The Breakdown: Malibu, by Anderson .Paak


Micah: I’ve been very excited about the release of this album for a while now. Like a lot of people, I discovered .Paak when he was featured all over Dr. Dre’s Compton. I fell in love with hiscollaboration with Knxwledge on “Suede”. He reminds me of a raspier, more prolific Frank Ocean-Andre 3000 hybrid who croons more than he raps. Malibu is warm, blissful, groove-dominated and smooth as hell. It’s enthralling the entire way with no filler and no sound out of place. I will be very surprised if this album does not make the top 10 for this year.

In Rotation: The Bird, Heart Don’t Stand a Chance, The Waters, The Season/Carry Me, Put Me Thru, Am I Wrong, Parking Lot, Room in Here, Come Down, The Dreamer

Henry: I picked up Cover Art a few years back off of Hellfyre Club’s bandcamp, and it’s been a pleasure watching Anderson .Paak come up since then. Pretty much everything the dude touches is fire. What strikes me most about Malibu is its timelessness. .Paak’s voice weaves through a spectrum of genres and periods to capture an aesthetic that is unmistakably Californian in its sunny optimism. Even in the dark places it manages to be bright, hot, gleaming like candy paint on a vintage low rider that has been kept alive since the mid-sixties with equal parts love and elbow grease. There’s something for everybody in Malibu.

In Rotation: The whole album. I think this project flows very well from start to finish, and should be listened to that way. I’ve pretty much had it on repeat since it dropped.

1. The Bird

Micah: A fitting introduction to the album. “The Bird” tells you right away this will not be another run-of-the-mill modern R&B album. No stuttering hi-hats or pitched 808s. The instruments are natural, the beat is thick and .Paak’s voice is charismatic and raspy as ever.

Henry: “The Bird” is the word.


2. Heart Don’t Stand a Chance

Micah: Might be my favorite on the album, with .Paak on drums and DJ Khalil filling out the production. .Paak says it himself: I know the approach is far from what you’re used to, and in a sense, this song and the rest of the album isn’t like anything else out right now. A hint of hypnotic gospel-like rhythm and harmony with dreamy piano floating over the top. Since the album has released, this song has been getting the most rotation.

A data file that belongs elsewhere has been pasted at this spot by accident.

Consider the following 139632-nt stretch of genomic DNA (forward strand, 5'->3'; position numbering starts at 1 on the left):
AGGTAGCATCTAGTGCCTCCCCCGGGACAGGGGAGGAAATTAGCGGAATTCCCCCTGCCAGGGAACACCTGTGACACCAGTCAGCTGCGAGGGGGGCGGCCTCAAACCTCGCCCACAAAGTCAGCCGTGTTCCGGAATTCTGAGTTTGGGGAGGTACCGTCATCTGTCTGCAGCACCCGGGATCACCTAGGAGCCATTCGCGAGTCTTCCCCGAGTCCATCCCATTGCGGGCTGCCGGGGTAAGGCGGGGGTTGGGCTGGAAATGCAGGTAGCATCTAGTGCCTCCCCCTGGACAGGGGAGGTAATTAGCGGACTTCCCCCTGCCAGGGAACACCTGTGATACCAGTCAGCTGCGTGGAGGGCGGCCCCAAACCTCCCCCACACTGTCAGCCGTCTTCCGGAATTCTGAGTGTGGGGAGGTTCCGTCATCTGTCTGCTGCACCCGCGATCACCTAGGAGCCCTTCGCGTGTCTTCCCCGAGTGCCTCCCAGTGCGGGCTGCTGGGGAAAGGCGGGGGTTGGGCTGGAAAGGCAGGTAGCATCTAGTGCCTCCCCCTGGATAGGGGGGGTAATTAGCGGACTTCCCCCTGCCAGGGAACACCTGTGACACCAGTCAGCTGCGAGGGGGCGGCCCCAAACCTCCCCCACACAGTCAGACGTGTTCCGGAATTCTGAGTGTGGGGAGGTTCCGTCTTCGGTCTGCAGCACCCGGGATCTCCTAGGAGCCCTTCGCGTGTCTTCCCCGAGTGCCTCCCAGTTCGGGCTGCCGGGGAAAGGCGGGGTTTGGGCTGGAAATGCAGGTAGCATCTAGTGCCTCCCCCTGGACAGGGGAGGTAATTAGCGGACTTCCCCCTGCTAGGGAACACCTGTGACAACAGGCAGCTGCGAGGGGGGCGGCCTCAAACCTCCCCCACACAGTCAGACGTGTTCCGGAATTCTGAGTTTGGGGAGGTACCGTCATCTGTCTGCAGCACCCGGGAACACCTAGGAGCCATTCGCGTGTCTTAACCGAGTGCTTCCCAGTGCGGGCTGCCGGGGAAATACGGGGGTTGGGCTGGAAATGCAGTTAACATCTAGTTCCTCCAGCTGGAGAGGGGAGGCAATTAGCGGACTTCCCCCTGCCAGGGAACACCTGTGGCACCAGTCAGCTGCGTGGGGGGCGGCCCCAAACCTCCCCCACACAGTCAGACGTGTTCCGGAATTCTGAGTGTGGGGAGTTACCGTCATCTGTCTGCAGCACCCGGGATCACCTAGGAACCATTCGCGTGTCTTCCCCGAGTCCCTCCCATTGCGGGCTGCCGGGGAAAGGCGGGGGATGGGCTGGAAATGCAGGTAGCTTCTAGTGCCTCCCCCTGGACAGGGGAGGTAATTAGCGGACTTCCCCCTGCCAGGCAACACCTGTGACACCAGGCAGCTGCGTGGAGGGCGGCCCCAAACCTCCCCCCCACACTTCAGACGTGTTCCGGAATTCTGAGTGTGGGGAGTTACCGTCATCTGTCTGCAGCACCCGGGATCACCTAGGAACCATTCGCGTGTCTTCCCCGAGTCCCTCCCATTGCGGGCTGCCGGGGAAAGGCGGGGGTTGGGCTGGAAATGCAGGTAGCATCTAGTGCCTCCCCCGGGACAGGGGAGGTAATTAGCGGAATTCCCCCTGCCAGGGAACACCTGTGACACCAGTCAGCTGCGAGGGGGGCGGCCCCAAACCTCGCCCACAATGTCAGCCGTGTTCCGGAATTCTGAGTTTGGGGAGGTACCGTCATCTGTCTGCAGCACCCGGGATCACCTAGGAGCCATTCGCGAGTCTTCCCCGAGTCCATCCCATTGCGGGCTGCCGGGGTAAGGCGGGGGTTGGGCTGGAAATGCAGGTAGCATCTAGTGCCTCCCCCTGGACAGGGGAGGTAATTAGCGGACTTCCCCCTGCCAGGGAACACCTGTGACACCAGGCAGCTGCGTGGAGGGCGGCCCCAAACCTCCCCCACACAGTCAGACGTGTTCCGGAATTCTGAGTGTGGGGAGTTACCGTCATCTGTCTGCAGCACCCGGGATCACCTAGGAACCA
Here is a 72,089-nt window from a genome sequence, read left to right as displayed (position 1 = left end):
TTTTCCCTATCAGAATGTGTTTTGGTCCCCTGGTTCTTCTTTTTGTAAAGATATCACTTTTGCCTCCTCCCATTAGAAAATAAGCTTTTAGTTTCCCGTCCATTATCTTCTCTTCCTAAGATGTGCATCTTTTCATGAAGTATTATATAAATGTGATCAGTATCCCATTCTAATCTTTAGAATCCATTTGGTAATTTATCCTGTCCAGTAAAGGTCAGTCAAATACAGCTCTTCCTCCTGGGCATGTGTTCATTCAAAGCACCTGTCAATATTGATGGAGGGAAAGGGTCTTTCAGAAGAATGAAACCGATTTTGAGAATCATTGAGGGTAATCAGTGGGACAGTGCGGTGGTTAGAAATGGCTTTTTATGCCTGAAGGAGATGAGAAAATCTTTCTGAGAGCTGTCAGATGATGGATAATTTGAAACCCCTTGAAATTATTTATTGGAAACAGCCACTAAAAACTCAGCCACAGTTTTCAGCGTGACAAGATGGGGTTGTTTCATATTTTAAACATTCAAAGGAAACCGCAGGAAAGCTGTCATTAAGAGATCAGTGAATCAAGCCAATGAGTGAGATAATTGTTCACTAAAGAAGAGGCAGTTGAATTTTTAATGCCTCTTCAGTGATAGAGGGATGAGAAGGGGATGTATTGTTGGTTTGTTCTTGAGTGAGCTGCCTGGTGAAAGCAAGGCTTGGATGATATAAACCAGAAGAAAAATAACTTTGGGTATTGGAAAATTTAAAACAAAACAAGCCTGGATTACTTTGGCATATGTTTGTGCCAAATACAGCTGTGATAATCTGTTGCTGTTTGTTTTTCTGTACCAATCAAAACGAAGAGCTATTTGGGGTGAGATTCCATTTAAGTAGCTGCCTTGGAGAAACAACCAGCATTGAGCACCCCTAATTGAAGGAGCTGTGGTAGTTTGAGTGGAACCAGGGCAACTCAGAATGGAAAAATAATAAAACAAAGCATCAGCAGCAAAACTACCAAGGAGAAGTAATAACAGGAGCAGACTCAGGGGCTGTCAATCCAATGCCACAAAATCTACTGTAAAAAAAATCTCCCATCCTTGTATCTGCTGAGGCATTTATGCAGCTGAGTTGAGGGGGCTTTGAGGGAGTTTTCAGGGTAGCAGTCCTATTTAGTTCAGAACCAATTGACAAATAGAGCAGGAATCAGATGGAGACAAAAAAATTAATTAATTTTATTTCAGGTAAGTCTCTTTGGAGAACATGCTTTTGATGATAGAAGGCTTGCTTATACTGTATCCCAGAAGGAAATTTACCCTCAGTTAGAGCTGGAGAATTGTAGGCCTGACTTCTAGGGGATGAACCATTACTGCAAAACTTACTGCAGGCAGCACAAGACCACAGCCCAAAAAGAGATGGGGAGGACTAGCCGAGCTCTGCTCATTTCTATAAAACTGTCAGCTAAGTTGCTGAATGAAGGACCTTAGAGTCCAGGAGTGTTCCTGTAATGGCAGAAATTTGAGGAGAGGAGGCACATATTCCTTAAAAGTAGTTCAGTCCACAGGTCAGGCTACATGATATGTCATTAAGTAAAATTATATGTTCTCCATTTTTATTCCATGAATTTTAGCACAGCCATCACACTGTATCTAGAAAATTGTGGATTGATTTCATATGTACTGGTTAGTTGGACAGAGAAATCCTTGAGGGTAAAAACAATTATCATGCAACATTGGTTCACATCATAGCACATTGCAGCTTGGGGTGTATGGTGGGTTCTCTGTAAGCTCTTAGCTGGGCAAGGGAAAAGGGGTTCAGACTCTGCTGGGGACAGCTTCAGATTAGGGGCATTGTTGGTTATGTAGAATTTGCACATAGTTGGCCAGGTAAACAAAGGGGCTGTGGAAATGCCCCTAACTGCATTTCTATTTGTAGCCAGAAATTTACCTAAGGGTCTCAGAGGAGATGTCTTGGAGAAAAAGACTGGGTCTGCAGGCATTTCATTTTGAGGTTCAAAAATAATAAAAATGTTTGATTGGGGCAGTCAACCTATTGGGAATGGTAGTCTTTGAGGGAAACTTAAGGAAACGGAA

Henry: Love that neo-soul bounce. This could be a D’Angelo song. Now there’s a collab I want to see…


3. The Waters (ft. BJ the Chicago Kid)

Micah: Madlib’s production on this is incredible. .Paak and BJ the Chicago Kid are both undeniably smooth rap-singers and blend well together here. Really digging this track and looking forward to BJ’s upcoming release.

Henry: I like that we get eased into the more hip-hop side of the album. “The Waters” is a good segue from Malibu’s R&B beginnings into something that feels more like West Coast rap, though .Paak never quite settles into one sound, and that’s what I like about him. BJ crushes the oohs and aahs, and .Paak’s half-sung verses warm us up for the one-two punch of the next track.


4. The Season/Carry Me

Micah: I love the production on this song. Oh my goodness. The peculiar combination of reverb and echo-saturated vocal harmonies, vinyl hiss and hugging bass gives me the sensation of flying, or maybe driving really fast. .Paak does some of his most powerful singing and once the beat-switch kicks off, some of his most impressive spitting: ‘Bout the year Drizzy and Cole dropped / Before K. Dot had it locked / I was sleeping on the floor, newborn baby boy / Tryna get my money pot so wifey wouldn’t get deported.

Henry: This twofer is by far my favorite of the singles from Malibu. I was not-so-secretly hoping for a Kendrick feature on this album, but .Paak channels him on this one. The two have apparently become friends after working on Compton, so hopefully that comes into fruition, maybe later this year… A guy can dream, can’t he?


5. Put Me Thru

Henry: I love the bass on this track. God damn, I love the bass on this whole album, but this one especially. Strange and elusive, too afraid to lose it.

Micah: Yup, this song is all about the bass. .Paak is credited with providing production on three songs, all of which heavily emphasize natural instrumentation, and “Put Me Thru” is a concise and powerful display of what .Paak can create outside of the vocal booth. Give me a whole album produced entirely by .Paak and accompanied by the funkiest studio musicians available. Please.


6. Am I Wrong (featuring Schoolboy Q)

Micah: Very groovy, and very well put together. This is one of the more danceable songs on Malibu and has been in heavy rotation since it was released a few weeks ago. Schoolboy comes through maintaining his highly consistent flow and vocal presence. The interplay between .Paak and Q is fantastic and I would be thrilled to see .Paak featured on Schoolboy’s upcoming release.

Henry: If she can’t dance, she can’t (ooh)


7. Without You (featuring Rapsody)